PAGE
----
Lipid profile and health attributes of mango (Mangifera indica L.) seed kernel and cashew (Anacardium occidentale L.) nut kernel: A comparative study

Document Type : Original


1 Department of Chemistry, Federal University of Lafia, P.M.B. 146, Nasarawa State, Nigeria.

2 Department of Chemistry, Federal University of Lafia, P.M.B. 146, Nasarawa State, Nigeria.; Department of Chemical Sciences, Federal University Wukari, P.M.B. 1020, Taraba State, Nigeria.

3 Department of Food Science and Technology, Mountain Top University, Magoki, Ogun State, Nigeria.

4 Department of Microbiology, Federal University Wukari, P.M.B. 1020, Taraba State, Nigeria.; Department of Obstetrics and Gynecology, Dalhatu Araf Specialist Hospital, Lafia, Nigeria.


Background and objective: Mango (Mangifera indica L.) and cashew (Anacardium occidentale L.) are tropical trees widely cultivated in Nigeria. They are rich in lipid but their functionality has not been studied well. In this study, we investigated lipid composition of both mango seed and cashew nut kernels.
Materials and methods: Fresh mature and disease-free mango seed and cashew nut were collected from farms of Agyaragu in Nasarawa state (Nigeria) in April 2020. Kernel of the samples was separated and their oil were extracted by Soxhlet method for analysis. Profile of fatty acids, phospholipids, and sterols were determined by gas chromatography in the laboratory. To evaluate the health attributes, amounts of saturated fats, unsaturated fats, essential fatty acids, and ratio of saturated to unsaturated fats were calculated.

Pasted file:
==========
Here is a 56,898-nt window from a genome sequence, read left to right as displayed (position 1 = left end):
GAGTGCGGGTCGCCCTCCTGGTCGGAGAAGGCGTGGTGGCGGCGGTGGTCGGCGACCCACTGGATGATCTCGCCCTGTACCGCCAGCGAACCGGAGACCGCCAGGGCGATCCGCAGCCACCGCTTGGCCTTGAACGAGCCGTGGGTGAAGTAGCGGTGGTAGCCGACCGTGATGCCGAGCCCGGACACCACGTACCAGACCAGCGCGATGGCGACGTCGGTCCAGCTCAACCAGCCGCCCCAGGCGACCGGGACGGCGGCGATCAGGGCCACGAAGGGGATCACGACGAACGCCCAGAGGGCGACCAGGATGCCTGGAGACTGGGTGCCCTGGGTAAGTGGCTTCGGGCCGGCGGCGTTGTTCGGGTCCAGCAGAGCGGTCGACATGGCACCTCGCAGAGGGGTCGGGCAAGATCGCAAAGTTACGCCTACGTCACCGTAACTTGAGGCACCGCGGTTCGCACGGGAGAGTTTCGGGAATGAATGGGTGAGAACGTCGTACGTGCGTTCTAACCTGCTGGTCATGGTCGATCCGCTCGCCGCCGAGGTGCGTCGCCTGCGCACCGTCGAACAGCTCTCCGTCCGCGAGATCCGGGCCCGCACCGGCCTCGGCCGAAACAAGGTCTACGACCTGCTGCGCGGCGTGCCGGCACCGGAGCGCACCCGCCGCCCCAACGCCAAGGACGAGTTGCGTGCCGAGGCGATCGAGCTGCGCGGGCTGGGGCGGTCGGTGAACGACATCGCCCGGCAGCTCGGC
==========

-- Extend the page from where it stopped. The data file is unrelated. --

Results and conclusion: In mango seed kernel, palmitic (23.83%), linoleic (23.18%), and oleic (19.85%) acids had the most concentration. In comparison, linoleic (57.21%), oleic (25.30%), and palmitic (5.73%) acids were the abundant fatty acids in cashew nut kernel. Caprylic, capric, and lauric acids were determined in mango seed kernel, but they were not detected in cashew nut kernel. Margaric, arachidic, behenic, palmitoleic, arachidonic, and erucic were present in small quantities in both samples (less than 1%). Total amount of essential fatty acids in cashew nut kernel (62.42%) was much higher than that of mango seed kernel (31.9%). In addition, a higher ratio of polyunsaturated/saturated fatty acids, that is strongly associated with human health, was determined in cashew nut kernel (6.11 vs. 0.74). However, mango seed kernel was rich in phospholipids especially phosphatidylethanolamine, phosphatidylcholine, and phosphatidylinositol, which have significant role in cellular vital processes such as membrane fusion, cell circles, autophagy, and apoptosis. High concentration of phytosterol in cashew nut kernel (295.69 mg/100 g) compared to mango seed kernel (51.18 mg/100 g) was also of importance. Accordingly, we concluded that both oils have a potential for consumption in foods and cosmetics, and animal feeding.


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